What is Anxiety
Anxiety in itself is not a pathological response of the organism, rather a normal reaction to potentially dangerous situations. Anxiety becomes pathological, however, when its levels become excessive and persistent.
A certain level of anxiety is present in all of us and it manifests itself in specific situations, such as a job interview, in order to maintain the body vigilant. Anxiety is therefore a useful reaction because it prepares us to face the outcome of a specific situation.
It is important to underline the specificity of anxiety disorders, because the stimuli that may or may nor be considered dangerous or anxiety-provoking, are subjective to the individual. This is why there are various types of anxiety disorders that range anywhere from generalized anxiety to specific (i.e. phobias).
The Biological Prospective
The biological approach to understanding anxiety focuses on researching the possible malfunctioning of cerebral processes that underlay the disorder.
In the attempt to explain the foundation of phobias, for instance, biological research points in two directions:
- Genetic Factors: Ost (1992) and Kegan and Snidman (1991) have found a certain degree of familiarity among patients with specific phobias and their closest relatives. For example, the fear of blood is 64% more probable among relatives than it is among non related individuals in the rest of the general population.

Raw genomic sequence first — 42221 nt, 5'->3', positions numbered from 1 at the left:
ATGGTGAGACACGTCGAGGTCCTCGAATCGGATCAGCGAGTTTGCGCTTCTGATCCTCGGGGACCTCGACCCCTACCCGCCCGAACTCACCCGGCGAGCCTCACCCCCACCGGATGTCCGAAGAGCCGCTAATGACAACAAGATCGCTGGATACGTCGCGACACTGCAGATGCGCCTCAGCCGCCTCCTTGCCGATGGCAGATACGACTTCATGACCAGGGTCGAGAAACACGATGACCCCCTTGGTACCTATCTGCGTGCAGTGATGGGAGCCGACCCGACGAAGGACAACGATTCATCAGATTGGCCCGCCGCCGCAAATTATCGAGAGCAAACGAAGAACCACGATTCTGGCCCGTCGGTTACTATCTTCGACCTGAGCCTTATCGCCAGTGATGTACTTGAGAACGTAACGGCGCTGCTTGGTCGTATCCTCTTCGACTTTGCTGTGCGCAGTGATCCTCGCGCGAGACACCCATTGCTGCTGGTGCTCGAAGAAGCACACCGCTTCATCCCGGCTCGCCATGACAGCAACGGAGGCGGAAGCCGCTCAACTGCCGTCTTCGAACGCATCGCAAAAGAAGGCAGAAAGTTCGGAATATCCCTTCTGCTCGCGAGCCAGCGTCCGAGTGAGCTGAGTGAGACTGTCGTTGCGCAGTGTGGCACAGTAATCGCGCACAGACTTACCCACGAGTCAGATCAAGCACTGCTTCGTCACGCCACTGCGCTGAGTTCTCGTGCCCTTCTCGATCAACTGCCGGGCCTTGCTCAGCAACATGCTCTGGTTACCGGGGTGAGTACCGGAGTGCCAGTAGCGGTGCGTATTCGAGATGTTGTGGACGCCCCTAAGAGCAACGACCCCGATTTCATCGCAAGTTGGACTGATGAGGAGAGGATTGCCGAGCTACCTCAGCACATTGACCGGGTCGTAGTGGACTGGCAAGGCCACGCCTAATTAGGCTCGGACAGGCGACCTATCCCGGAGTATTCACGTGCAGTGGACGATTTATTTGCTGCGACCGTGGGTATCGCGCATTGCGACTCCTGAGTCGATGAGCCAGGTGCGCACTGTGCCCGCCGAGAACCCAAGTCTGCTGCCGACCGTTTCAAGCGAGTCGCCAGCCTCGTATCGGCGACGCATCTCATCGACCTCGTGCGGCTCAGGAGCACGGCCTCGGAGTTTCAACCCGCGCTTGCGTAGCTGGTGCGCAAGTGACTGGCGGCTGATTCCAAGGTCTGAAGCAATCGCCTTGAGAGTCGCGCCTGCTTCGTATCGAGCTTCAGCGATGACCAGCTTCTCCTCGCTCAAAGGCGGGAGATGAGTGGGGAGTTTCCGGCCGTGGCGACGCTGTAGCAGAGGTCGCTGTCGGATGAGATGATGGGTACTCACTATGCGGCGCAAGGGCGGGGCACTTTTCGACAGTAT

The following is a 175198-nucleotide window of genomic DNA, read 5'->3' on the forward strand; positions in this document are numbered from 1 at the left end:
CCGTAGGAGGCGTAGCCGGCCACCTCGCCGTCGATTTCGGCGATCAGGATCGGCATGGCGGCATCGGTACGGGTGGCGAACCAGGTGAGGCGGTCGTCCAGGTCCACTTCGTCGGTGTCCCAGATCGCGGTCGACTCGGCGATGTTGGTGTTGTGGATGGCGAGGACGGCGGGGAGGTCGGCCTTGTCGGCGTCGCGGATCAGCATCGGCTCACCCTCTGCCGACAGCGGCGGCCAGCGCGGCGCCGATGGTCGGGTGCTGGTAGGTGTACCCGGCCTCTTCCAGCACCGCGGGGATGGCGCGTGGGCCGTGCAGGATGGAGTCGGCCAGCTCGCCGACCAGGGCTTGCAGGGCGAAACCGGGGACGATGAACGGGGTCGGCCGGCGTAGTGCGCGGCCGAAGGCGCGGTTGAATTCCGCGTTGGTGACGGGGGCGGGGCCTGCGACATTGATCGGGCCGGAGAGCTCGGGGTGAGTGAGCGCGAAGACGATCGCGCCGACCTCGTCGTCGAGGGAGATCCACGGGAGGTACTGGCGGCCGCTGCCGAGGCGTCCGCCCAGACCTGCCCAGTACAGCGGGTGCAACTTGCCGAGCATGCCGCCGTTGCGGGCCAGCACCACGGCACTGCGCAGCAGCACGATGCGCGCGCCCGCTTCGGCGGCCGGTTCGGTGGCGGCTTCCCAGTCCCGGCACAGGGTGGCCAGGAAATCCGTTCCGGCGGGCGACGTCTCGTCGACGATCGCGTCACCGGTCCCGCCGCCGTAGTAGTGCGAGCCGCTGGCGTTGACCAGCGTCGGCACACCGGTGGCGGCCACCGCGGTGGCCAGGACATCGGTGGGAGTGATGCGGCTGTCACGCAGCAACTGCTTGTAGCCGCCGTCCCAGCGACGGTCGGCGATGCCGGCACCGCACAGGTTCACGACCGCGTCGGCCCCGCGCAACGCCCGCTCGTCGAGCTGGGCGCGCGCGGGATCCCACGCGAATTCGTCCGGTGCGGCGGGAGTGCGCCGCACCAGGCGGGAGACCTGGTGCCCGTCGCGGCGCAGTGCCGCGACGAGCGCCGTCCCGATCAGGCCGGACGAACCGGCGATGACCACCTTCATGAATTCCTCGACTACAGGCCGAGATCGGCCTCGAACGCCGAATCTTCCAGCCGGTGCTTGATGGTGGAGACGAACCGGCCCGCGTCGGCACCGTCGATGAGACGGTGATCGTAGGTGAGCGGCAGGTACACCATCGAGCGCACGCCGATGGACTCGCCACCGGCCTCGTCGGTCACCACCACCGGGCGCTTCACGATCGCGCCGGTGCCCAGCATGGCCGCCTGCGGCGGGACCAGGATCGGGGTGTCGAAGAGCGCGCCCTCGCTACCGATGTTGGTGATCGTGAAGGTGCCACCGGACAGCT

- Autonomous Nervous System: This theory focuses on a possible hypersensitivity of the autonomous nervous system, because it is here that the body reacts to fear and anxiety. Lacey (1967) indicates that some individuals may be more prone to a hyperactivity of the systems that regulate the physiological responses to fear. This hyperactivity, in turn, may be genetically predetermined (Gabbay, 1992).
The Evolutionary Prospective
Stemming from the evolutionary assumption that all modern psychiatric illnesses have an evolutionary significance to the species, anxiety is seen as an adaptive response that was selected specifically for its survival and reproductive values.
Seen in this light, one might ask why, if anxiety is so useful, we are not anxious all the time. Baron-Cohen (1997) responds to this question by placing the focus of attention on the physical effects of anxiety. If these are excessive, they are dangerous to the body. If the body were in constant anxious mode, the calories and energies burned by the individual would eventually create the counterproductive effect of damaging the tissues. Anxiety, therefore, is a costly response that, for this very reason, is only activated in situations of real necessity.
Generalized Anxiety is seen by evolutionary psychologists as a response that evolved out of necessity when individuals faced ambiguous dangers. In this frame, the reactions activated by the brain would have had the specific function of placing the individual in a state of vigilance in order to react, and survive, if danger were to arise. The anxiety we all feel when we are facing new and unexplored situations or events could be therefore explained as a hereditary behavioral response that evolved through our ancestors.
In applying this theory to modern anxiety disorders, it can be hypothesized that the symptoms experienced by anxious individuals are correct responses that are not functioning properly. In other words, they are activated in a context that does not represent a real, objective danger.